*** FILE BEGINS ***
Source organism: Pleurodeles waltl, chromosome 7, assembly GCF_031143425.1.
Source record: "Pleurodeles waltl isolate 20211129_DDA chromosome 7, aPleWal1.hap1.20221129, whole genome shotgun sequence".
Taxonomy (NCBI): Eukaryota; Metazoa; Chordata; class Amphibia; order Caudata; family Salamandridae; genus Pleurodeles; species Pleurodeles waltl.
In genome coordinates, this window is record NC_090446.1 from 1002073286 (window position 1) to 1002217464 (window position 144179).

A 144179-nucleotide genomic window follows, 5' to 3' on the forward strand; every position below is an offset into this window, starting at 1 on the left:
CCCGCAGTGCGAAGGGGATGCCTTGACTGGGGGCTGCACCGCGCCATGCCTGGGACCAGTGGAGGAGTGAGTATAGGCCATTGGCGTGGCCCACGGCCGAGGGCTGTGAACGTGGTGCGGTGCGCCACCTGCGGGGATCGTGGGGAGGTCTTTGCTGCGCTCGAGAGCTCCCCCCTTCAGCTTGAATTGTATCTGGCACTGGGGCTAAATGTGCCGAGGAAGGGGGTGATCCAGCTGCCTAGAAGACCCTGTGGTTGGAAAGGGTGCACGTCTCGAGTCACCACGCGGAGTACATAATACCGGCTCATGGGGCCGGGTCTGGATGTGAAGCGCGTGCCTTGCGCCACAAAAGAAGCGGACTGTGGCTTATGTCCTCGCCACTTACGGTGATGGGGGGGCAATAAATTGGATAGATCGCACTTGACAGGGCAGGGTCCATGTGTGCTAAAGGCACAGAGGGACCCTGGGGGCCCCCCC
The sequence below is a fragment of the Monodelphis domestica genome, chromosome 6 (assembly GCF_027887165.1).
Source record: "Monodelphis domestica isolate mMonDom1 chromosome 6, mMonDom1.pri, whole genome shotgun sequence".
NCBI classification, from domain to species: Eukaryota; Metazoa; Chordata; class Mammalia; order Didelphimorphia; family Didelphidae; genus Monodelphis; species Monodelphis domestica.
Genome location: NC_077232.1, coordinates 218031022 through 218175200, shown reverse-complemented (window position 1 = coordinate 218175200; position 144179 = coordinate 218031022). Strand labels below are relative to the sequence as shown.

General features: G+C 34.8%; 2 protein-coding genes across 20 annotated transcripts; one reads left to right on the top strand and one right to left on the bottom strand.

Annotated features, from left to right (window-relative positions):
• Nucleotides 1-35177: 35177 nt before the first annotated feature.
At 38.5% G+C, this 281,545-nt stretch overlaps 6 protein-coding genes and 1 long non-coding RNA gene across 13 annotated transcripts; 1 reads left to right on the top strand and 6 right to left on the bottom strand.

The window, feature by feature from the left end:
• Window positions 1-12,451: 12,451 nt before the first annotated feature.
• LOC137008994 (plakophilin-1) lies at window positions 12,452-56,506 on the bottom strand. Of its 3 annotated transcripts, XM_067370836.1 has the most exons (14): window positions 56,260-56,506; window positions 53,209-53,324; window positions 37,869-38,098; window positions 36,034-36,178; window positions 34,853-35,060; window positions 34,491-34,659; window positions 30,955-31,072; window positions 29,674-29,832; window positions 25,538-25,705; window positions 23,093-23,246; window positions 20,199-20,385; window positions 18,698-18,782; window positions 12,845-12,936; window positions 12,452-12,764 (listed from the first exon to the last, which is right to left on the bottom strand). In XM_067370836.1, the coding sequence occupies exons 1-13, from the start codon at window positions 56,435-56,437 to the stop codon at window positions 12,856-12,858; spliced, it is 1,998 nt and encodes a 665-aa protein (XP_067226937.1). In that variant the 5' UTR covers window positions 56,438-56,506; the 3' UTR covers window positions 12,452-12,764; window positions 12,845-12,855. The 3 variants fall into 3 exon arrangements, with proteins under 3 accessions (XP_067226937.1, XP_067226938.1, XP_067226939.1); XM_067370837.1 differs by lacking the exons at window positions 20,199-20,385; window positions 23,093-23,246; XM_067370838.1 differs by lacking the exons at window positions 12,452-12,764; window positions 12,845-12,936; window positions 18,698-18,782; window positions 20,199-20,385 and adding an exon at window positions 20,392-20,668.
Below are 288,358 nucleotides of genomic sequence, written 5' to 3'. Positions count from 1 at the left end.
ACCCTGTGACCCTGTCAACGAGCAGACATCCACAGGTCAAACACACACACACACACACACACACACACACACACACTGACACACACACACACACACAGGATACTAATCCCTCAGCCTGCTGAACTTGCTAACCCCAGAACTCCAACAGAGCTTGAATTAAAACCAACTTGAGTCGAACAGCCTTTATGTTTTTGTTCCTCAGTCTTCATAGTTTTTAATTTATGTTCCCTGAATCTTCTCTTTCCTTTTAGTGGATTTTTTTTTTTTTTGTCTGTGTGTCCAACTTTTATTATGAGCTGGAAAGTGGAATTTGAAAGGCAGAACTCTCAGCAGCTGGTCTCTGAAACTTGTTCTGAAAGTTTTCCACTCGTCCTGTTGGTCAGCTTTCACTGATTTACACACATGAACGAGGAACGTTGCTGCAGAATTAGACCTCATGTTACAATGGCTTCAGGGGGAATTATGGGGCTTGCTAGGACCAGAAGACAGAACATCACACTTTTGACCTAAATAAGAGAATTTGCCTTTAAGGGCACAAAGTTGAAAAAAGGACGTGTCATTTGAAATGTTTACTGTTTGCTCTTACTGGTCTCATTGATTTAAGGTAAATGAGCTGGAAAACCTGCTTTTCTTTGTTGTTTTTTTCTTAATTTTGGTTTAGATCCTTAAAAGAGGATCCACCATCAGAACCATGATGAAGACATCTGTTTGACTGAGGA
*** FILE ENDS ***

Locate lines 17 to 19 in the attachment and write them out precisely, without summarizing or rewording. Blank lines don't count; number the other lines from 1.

• LOC137008994 (plakophilin-1) lies at window positions 12,452-56,506 on the bottom strand. Of its 3 annotated transcripts, XM_067370836.1 has the most exons (14): window positions 56,260-56,506; window positions 53,209-53,324; window positions 37,869-38,098; window positions 36,034-36,178; window positions 34,853-35,060; window positions 34,491-34,659; window positions 30,955-31,072; window positions 29,674-29,832; window positions 25,538-25,705; window positions 23,093-23,246; window positions 20,199-20,385; window positions 18,698-18,782; window positions 12,845-12,936; window positions 12,452-12,764 (listed from the first exon to the last, which is right to left on the bottom strand). In XM_067370836.1, the coding sequence occupies exons 1-13, from the start codon at window positions 56,435-56,437 to the stop codon at window positions 12,856-12,858; spliced, it is 1,998 nt and encodes a 665-aa protein (XP_067226937.1). In that variant the 5' UTR covers window positions 56,438-56,506; the 3' UTR covers window positions 12,452-12,764; window positions 12,845-12,855. The 3 variants fall into 3 exon arrangements, with proteins under 3 accessions (XP_067226937.1, XP_067226938.1, XP_067226939.1); XM_067370837.1 differs by lacking the exons at window positions 20,199-20,385; window positions 23,093-23,246; XM_067370838.1 differs by lacking the exons at window positions 12,452-12,764; window positions 12,845-12,936; window positions 18,698-18,782; window positions 20,199-20,385 and adding an exon at window positions 20,392-20,668.
Below are 288,358 nucleotides of genomic sequence, written 5' to 3'. Positions count from 1 at the left end.
ACCCTGTGACCCTGTCAACGAGCAGACATCCACAGGTCAAACACACACACACACACACACACACACACACACACACTGACACACACACACACACACAGGATACTAATCCCTCAGCCTGCTGAACTTGCTAACCCCAGAACTCCAACAGAGCTTGAATTAAAACCAACTTGAGTCGAACAGCCTTTATGTTTTTGTTCCTCAGTCTTCATAGTTTTTAATTTATGTTCCCTGAATCTTCTCTTTCCTTTTAGTGGATTTTTTTTTTTTTTGTCTGTGTGTCCAACTTTTATTATGAGCTGGAAAGTGGAATTTGAAAGGCAGAACTCTCAGCAGCTGGTCTCTGAAACTTGTTCTGAAAGTTTTCCACTCGTCCTGTTGGTCAGCTTTCACTGATTTACACACATGAACGAGGAACGTTGCTGCAGAATTAGACCTCATGTTACAATGGCTTCAGGGGGAATTATGGGGCTTGCTAGGACCAGAAGACAGAACATCACACTTTTGACCTAAATAAGAGAATTTGCCTTTAAGGGCACAAAGTTGAAAAAAGGACGTGTCATTTGAAATGTTTACTGTTTGCTCTTACTGGTCTCATTGATTTAAGGTAAATGAGCTGGAAAACCTGCTTTTCTTTGTTGTTTTTTTCTTAATTTTGGTTTAGATCCTTAAAAGAGGATCCACCATCAGAACCATGATGAAGACATCTGTTTGACTGAGGA